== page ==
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  • Author or Editor: Rudolf Fahlbusch x
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Tomoki Todo, Eric F. Adams and Rudolf Fahlbusch

✓ In a previous study, the authors demonstrated that meningioma cells secrete platelet-derived growth factor (PDGF)-like molecules that stimulate their own growth in an autocrine manner. Based on that finding, a study was undertaken to examine the effect of trapidil, a drug known to have an antagonistic action against PDGF, on cell proliferation of human meningiomas in culture. Trapidil showed a dose-dependent inhibition of meningioma cell proliferation in the absence of any exogenous mitogenic stimulation. The maximum effect was observed at a concentration of 100 µg/ml, with the decrease in cell growth ranging from 16% to 54% compared to control samples. Trapidil similarly inhibited the basal deoxyribonucleic acid (DNA) synthesis assessed by [3H]-thymidine incorporation in three of seven meningiomas. While the conditioned medium generated from meningioma cells remarkably stimulated the proliferation of meningioma cells (166% to 277% of control), this effect was strikingly inhibited by the addition of trapidil. Trapidil also inhibited conditioned medium-stimulated DNA synthesis, even when there was no effect on basal DNA synthesis. Furthermore, trapidil significantly inhibited the epidermal growth factor (EGF)-stimulated proliferation of meningioma cells. This inhibitory effect on EGF-stimulated cell proliferation was also observed in nontumorous fibroblasts, demonstrating that trapidil is not an antagonist specific to PDGF. The addition of trapidil (30 µg/ml) in combination with bromocriptine (1 µM) showed an additive inhibitory effect on the meningioma cell growth compared to trapidil or bromocriptine alone. The overall results suggest that trapidil exhibits an inhibitory effect on meningioma cell proliferation through blocking the mitogenic stimulation induced by autocrine or exogenous growth factors, and may be considered as a possible new approach to the medical treatment of meningiomas.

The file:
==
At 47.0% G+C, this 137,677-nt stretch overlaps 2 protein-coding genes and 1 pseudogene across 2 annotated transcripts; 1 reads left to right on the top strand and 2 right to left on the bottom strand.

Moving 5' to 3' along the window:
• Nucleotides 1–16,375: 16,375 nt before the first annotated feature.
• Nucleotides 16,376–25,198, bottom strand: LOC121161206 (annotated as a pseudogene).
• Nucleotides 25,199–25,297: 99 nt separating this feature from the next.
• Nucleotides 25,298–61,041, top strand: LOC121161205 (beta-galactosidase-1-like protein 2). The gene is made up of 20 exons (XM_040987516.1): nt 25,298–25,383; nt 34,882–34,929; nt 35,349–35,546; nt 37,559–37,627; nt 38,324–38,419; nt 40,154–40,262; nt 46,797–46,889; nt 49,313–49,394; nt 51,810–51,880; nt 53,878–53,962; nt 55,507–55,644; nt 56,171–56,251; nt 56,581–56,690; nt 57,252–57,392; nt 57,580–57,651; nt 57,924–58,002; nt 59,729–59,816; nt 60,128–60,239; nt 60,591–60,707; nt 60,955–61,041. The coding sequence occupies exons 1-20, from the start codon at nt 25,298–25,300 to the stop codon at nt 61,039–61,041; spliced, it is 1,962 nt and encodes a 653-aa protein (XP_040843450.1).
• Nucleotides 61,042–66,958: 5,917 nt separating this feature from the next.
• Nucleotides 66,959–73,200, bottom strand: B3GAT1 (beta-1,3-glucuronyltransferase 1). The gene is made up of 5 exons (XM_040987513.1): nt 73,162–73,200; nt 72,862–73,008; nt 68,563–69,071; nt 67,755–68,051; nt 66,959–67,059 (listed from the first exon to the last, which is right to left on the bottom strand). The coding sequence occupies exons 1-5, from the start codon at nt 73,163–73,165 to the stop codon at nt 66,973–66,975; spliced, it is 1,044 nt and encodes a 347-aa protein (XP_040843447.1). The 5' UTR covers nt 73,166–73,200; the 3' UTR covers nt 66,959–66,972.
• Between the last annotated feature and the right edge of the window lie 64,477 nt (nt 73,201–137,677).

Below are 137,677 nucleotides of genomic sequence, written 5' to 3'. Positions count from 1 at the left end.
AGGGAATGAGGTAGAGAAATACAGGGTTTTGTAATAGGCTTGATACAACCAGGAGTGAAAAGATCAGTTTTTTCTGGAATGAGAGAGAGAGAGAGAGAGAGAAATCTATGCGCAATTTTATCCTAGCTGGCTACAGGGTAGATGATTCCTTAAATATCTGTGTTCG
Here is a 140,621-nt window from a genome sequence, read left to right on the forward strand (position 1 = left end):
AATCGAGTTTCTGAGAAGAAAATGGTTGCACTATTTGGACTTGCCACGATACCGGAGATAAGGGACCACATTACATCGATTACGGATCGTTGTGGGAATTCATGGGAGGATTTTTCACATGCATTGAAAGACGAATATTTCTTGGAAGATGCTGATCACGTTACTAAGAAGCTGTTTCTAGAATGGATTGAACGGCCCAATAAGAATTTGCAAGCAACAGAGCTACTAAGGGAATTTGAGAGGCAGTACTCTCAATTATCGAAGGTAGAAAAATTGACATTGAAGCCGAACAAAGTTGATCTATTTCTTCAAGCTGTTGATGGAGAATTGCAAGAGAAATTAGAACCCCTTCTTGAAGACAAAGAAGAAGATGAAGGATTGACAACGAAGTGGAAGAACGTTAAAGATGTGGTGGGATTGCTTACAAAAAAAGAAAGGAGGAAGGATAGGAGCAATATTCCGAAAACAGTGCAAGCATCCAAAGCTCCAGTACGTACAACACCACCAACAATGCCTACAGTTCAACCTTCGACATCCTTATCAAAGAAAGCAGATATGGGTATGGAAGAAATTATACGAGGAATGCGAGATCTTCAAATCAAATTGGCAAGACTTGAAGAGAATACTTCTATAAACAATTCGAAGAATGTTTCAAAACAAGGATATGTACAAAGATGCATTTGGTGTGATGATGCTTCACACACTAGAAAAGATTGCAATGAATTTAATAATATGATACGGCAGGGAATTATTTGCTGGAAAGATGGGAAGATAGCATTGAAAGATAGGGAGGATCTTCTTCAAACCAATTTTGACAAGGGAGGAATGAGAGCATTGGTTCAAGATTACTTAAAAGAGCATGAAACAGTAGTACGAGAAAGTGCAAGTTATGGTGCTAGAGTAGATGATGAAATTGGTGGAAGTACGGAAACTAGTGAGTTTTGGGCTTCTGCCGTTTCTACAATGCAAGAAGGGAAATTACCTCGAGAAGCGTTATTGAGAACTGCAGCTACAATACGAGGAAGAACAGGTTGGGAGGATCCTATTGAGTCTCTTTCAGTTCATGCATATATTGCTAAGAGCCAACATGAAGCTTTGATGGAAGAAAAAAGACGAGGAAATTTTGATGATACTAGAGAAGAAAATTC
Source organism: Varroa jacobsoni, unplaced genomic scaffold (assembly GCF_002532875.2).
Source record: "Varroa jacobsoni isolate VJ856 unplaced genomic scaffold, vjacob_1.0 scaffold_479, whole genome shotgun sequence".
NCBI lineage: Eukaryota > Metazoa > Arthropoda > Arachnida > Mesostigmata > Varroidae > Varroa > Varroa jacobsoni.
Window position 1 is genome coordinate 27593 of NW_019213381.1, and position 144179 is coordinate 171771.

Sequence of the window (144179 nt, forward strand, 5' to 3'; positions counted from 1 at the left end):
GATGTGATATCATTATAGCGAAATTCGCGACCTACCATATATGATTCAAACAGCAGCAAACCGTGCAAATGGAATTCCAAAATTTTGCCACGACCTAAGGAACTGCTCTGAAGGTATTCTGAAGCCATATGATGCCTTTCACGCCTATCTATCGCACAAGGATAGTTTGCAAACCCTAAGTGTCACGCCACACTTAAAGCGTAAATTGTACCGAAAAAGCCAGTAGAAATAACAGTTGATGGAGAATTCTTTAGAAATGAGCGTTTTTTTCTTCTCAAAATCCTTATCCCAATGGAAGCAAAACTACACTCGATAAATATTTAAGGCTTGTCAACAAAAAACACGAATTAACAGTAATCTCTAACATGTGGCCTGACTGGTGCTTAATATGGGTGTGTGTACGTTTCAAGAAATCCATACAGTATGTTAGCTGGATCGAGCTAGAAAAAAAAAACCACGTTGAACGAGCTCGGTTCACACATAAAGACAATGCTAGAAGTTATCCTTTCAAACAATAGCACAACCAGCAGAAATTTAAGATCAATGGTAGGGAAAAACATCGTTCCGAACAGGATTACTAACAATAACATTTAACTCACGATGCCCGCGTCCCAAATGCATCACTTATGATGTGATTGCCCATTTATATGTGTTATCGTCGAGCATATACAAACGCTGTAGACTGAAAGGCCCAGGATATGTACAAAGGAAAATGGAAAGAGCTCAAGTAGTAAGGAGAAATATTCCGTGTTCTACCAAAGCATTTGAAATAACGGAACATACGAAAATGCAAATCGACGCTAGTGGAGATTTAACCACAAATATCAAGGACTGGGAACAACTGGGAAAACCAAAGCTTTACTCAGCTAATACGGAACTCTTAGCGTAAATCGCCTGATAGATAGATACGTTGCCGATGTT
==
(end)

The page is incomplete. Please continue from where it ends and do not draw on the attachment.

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Hormonal dependency of cerebral meningiomas

Part 2: In vitro effect of steroids, bromocriptine, and epidermal growth factor on growth of meningiomas

Eric F. Adams, Uwe M. H. Schrell, Rudolf Fahlbusch and Paul Thierauf

✓ Cell culture and biochemical techniques have been employed to examine the effects of steroids, bromocriptine, and epidermal growth factor (EGF) on the growth and proliferative potential of meningiomas. In cell culture, the growth of meningiomas was not altered by progestogens, antiprogestogens, or 17β-estradiol. The progestogen, norethisterone, had no effect on the uptake by meningioma cell cultures of 3H-thymidine. Furthermore, cytosolic deoxyribonucleic acid (DNA) polymerase activity of meningiomas did not correlate with the progesterone receptor status of the same tumors. In contrast, the androgen antagonists, cyproterone acetate and 11-α-hydroxyprogesterone, and the dopamine agonist, bromocriptine, all inhibited the in vitro growth of meningioma cells. The growth of meningioma cell cultures was stimulated by EGF, and there was a positive correlation between the EGF content and DNA polymerase activity in meningioma cytosols. These results demonstrate that female sex steroids do not influence growth of meningiomas in vitro, whereas antiandrogens and bromocriptine have an antiproliferative effect. Consequently, bromocriptine and antiandrogens may have a role in the medical treatment of meningiomas. In addition, these results suggest that EGF may be involved in the genesis and/or progression of meningiomas.